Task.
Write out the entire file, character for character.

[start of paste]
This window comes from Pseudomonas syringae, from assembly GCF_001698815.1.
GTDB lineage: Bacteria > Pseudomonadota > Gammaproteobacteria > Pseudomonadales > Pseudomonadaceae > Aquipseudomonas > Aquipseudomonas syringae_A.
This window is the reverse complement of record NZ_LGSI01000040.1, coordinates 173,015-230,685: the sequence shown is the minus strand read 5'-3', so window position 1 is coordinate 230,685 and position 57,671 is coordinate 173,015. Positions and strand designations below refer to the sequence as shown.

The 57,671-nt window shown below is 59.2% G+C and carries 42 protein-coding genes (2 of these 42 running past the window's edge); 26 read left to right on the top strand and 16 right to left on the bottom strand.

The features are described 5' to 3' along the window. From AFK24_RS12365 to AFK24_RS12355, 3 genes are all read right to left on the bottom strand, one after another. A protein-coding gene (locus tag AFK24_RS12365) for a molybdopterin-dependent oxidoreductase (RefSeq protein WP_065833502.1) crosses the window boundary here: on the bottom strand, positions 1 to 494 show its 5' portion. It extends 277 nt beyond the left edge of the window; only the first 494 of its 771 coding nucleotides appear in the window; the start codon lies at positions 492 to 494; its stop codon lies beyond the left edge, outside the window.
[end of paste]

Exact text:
This window comes from Pseudomonas syringae, from assembly GCF_001698815.1.
GTDB lineage: Bacteria > Pseudomonadota > Gammaproteobacteria > Pseudomonadales > Pseudomonadaceae > Aquipseudomonas > Aquipseudomonas syringae_A.
This window is the reverse complement of record NZ_LGSI01000040.1, coordinates 173,015-230,685: the sequence shown is the minus strand read 5'-3', so window position 1 is coordinate 230,685 and position 57,671 is coordinate 173,015. Positions and strand designations below refer to the sequence as shown.

The 57,671-nt window shown below is 59.2% G+C and carries 42 protein-coding genes (2 of these 42 running past the window's edge); 26 read left to right on the top strand and 16 right to left on the bottom strand.

The features are described 5' to 3' along the window. From AFK24_RS12365 to AFK24_RS12355, 3 genes are all read right to left on the bottom strand, one after another. A protein-coding gene (locus tag AFK24_RS12365) for a molybdopterin-dependent oxidoreductase (RefSeq protein WP_065833502.1) crosses the window boundary here: on the bottom strand, positions 1 to 494 show its 5' portion. It extends 277 nt beyond the left edge of the window; only the first 494 of its 771 coding nucleotides appear in the window; the start codon lies at positions 492 to 494; its stop codon lies beyond the left edge, outside the window.